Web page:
Lastly, I’ve posted part 4 of my ramblings on commercial aviation. This time, I covered the wonderful world of frequent flier miles and points.

  21. Silverlock says:

    “This thread could use some unsettling pen-and-ink drawings,” Tom said gorily.

    When I read the title of this thread, my head-innards converted it to “Edgorian Calendar” and I was mildly disappointed to see no artwork by Edward Gorey.

  22. Robert L says:

    It is obviously right to be sceptical about the Calment claim, but Liskantope’s attempted rebuttal gets nowhere. He says that ” The Calment case has long been considered the most thoroughly validated case ever, setting the gold standard for human longevity validations” which is right, but all the validations (that I am aware of) have been against counterclaims of the type “A claims to have been born in year n but was actually born in year n + x”, so none of them are in point against claims that A is actually B so A’s d.o.b. is irrelevant.

    On the stats, he says ” I don’t have a strong background in statistics, but this looks exactly like I’d expect the tail of a bell curve to look like.” Well, the joy of science is that we don’t have to rely on the expectations of non-scientists to settle scientific questions. So, somebody: is she on the bell curve or isn’t she?

    And there is a truly spectacular misunderstanding in point 4. here https://the110club.com/jeanne-calment-oldest-person-ever-t14396-s60.html#p40059804 by (apparently) “the head correspondent for Guiness World Records for validating age records” who thinks the claim being made is that the fraud was intended to divert an inheritance from Jeanne to Yvonne, whereas the actual claim is not about the destination of the money. Yvonne gets it anyway, but as Yvonne she gets it net of inheritance tax. As Jeanne she keeps the lot.

    • albatross11 says:

      Real-world stuff is often modeled pretty well by a normal distribution in the middle, but not so well out in the tails. So it’s not necessarily all that useful to know what the probability is of the oldest person surviving N years assuming a normal distribution.

      • Evan Þ says:

        In addition, we have so few well-documented women surviving over age 110 that – even assuming it’s a standard distribution – we can’t say whether she’s on the bell curve; she very well might have gone a few more standard deviations out by chance.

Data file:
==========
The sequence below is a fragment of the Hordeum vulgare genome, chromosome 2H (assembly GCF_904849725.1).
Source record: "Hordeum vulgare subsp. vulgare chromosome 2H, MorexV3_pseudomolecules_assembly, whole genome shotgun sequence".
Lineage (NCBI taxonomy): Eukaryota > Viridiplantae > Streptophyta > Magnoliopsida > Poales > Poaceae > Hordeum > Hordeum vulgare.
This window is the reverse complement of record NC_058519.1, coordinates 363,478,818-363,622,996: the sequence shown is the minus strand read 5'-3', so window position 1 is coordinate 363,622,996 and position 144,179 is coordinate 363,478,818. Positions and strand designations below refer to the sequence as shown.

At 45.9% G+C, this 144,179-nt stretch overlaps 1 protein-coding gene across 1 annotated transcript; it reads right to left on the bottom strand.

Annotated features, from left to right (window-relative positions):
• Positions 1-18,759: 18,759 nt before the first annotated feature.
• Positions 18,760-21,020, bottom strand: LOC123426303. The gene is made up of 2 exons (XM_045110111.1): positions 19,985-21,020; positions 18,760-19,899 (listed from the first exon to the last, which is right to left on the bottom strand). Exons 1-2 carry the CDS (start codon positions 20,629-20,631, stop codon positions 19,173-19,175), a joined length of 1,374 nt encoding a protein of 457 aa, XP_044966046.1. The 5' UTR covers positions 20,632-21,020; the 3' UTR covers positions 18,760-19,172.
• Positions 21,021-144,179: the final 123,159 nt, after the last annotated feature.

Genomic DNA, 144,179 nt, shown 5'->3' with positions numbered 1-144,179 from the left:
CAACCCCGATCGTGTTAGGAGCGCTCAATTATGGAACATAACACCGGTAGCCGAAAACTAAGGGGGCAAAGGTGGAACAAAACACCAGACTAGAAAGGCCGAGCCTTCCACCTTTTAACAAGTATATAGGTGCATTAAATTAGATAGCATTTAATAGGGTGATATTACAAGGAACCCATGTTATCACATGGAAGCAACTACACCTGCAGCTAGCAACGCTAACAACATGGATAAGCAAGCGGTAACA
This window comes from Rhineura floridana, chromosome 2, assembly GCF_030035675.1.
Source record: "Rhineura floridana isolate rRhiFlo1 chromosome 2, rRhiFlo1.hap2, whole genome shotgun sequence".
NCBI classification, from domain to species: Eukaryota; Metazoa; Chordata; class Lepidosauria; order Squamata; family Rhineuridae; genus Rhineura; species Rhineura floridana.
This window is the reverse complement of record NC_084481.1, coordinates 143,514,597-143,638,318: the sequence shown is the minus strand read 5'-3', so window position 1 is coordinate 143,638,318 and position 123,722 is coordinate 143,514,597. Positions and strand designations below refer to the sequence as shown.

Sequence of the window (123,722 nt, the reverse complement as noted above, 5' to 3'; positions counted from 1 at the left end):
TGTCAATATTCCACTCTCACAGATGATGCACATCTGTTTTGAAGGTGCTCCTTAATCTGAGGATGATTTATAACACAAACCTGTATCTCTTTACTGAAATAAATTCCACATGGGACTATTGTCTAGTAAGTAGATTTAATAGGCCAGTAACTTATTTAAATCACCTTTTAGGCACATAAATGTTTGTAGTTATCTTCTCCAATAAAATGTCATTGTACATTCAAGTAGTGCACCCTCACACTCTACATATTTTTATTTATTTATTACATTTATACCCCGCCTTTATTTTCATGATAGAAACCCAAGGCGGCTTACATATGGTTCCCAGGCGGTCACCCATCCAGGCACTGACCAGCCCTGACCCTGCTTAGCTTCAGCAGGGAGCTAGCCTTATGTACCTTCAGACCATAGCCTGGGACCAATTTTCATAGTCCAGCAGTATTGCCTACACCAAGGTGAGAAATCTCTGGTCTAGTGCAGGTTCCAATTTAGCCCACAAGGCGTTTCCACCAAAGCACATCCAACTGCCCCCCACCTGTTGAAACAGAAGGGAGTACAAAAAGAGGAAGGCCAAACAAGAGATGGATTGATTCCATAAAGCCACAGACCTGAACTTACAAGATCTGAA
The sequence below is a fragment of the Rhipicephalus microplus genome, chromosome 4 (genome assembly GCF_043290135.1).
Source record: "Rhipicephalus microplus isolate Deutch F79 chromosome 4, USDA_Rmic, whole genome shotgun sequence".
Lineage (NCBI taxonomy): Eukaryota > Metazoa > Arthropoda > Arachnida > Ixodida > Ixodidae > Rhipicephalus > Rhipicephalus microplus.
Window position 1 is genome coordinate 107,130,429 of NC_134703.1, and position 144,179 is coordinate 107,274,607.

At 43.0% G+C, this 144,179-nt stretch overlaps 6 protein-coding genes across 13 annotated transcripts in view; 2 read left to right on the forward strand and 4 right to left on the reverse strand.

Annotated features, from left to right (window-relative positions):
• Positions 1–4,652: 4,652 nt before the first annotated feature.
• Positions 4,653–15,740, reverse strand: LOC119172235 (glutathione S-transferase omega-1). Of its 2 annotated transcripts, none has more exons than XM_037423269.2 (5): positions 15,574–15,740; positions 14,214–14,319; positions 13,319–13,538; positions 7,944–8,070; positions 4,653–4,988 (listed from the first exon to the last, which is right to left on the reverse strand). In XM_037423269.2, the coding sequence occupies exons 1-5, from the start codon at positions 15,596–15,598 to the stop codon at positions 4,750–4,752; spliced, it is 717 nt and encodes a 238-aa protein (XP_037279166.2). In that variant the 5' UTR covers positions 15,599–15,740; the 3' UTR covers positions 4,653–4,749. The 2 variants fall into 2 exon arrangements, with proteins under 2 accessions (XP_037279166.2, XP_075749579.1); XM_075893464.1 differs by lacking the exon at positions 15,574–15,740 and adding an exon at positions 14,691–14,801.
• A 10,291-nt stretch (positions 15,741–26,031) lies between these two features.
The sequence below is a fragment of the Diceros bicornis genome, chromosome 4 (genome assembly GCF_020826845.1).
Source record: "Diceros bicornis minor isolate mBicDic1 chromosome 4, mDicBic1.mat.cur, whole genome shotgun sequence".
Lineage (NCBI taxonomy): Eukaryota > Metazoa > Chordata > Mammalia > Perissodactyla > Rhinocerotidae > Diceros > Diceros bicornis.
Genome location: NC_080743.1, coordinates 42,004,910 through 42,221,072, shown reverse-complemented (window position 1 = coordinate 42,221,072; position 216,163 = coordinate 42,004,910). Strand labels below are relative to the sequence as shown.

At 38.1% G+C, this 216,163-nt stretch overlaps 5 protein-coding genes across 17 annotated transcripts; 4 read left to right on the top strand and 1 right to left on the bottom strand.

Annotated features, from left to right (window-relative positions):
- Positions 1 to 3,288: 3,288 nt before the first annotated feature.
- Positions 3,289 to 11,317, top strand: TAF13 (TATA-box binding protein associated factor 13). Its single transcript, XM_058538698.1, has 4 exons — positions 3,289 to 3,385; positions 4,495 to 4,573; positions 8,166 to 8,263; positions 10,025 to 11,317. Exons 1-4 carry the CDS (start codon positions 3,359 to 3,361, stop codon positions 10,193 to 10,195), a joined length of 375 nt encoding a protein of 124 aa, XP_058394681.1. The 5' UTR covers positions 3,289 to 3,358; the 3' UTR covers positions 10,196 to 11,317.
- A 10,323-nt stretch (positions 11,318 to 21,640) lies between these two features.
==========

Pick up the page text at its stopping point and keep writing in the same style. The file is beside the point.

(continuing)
• Robert L says:

          In fact there is no particular reason to think that age at death is a standard distribution, and anyway the argument fails because it is too universally effective – you can always counter “here’s the upper bound” with “but if you nudged it up 1 or 2 percent it would still fit my perception of the bell curve”.

  23. Jeffery Mewtamer says:

    Warning: Incoming Rant.

    Tried taking the SSC Survey, and I want to shoot Google Forms. From orbit. With the largest, densest hunk of metal that won’t do catastrophic collateral damage to the Earth and its biosphere.

    It’s bad enough that tabbing skips over the radio buttons, jumping straight from one text box to the next, but even when I use my screen reader’s quick navigation hotkeys to cycle through radio buttons specifically, they don’t respond to enter or space. I don’t know the first thing about css or javascript, but I’ve hand coded a functional html form before, and while I know most web devs don’t care about accessibility beyond government mandates, most at least get tabbing and selecting radio buttons via keyboard right, so I’m not sure how Google, one of the Juggernauts of the Internet manages to screw up so badly at making their services that aren’t their search engine(though even that becomes a headache if I turn on JavaScript) or Gmail(I use the basic HTML view, the Javascript version could likewise be a major pain without being able to use a mouse or touchscreen) friendly to keyboard users.